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We Must Remember the Tiananmen Square Massacre


Credit: Jacques Langevin/Sygma/Getty Images

June 4th, 2021 marks the 32nd anniversary of the Tiananmen Square Massacre – and the first year since the 1989 massacre where no formal commemoration event will be held as per government-sponsored censorship rules. Following a tumultuous year of pandemic restrictions, civil and political unrest, and government censorship, the People’s Republic of China (PRC) has deemed vigils to commemorate the deaths of up to several thousand peaceful protesters an “unauthorized political act.” Some of the most notable vigils in Hong Kong, Macau, and Taiwan were restricted and, in Hong Kong, the national security law was invoked warning people to stay away.


While censorship of sensitive words, photos, numbers, and symbols that reference the massacre has always been the case in the PRC, the government suppression of voices has recently expanded into Hong Kong. Since 1990, Hong Kong has held two vigils every year to remember the bloodshed of peaceful protests at Tiananmen. The past two years, however, have seen increased government suppression: those taking part or promoting vigils could face more than 5 years in jail, activists have been silenced through enforced “holidays,” online events have been shut down, and tighter security has been applied to the Beijing square.


To understand the significance of seeking accountability for the Tiananmen Massacre, it is important to address the events that led up to the massacre. While China’s rapid economic success after the end of the Cultural Revolution and Mao’s death in 1976 introduced foreign ideas of western democracy and liberalism, it also provided opportunities for corruption within the government. In the 1980s, then Secretary-General Hu Yaobang implemented many reforms that overturned several Mao-era policies. He opened up the country to new ideas including those of free-market capitalism and was sympathetic to student’s demands for democratic reform. However, the government's lack of transparency and suppression of the press, in addition to rising inflation, cultivated dissatisfaction among youths, causing widespread and small-scale pro-democratic protests to erupt as early as 1986. This eventually led to Hu’s forced resignation as many other party leaders blamed him for encouraging social instability due to his ‘liberal’ views.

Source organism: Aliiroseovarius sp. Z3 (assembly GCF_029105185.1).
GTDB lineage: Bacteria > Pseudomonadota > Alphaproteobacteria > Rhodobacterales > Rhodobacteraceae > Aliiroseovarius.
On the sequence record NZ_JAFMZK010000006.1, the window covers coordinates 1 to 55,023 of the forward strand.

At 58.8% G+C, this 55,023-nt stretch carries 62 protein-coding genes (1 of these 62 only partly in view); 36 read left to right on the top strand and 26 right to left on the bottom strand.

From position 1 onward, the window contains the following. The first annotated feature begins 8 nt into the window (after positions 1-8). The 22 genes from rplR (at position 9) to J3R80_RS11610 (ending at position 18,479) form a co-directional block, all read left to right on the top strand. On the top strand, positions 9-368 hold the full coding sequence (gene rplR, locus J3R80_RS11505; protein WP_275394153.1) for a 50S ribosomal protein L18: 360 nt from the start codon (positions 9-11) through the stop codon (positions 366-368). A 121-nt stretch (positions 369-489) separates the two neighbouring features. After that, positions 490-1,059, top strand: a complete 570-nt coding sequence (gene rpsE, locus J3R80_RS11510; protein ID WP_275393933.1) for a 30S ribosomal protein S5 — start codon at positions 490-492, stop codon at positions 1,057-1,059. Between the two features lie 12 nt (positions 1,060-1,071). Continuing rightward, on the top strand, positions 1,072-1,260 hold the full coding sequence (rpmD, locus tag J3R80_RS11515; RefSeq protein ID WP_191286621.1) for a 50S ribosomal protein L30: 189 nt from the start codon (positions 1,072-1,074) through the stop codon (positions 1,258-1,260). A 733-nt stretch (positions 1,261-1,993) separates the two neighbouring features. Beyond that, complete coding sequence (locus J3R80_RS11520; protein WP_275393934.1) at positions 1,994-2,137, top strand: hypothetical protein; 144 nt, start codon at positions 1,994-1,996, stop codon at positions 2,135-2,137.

In April 1989, Hu Yaobang's death sparked a large-scale pro-democracy movement with calls for better education, freedom of the press, and the right to protest. Tens of thousands of students arrived at Tiananmen Square on the day of his funeral. In the following weeks, the number of protestors grew to be more than 300,000, many of which were university students that came from different cities. Some began hunger strikes as a means of gaining worldwide attention and sympathy to pressure the Chinese government into meeting their demands. The protests divided the Chinese Communist Party internally into those who wanted to reach a consensus with the students and those who wanted to enact martial law to disperse them.

On May 20, martial law was declared and the military was mobilized into the square. On June 1, Premier Li Peng issued a report justifying the strong military action against the students, claiming that American forces were involved in the student movement and attempting to overthrow the Communist Party. On the night of June 3rd, the military opened fire on the protestors. The violence lasted well into the next day, as troops used tear gas and machine guns to try and disperse the protest.


Tanks in Beijing on June 5, 1989, the day after the Tiananmen Square Massacre. Credit: Jeff Widener/AP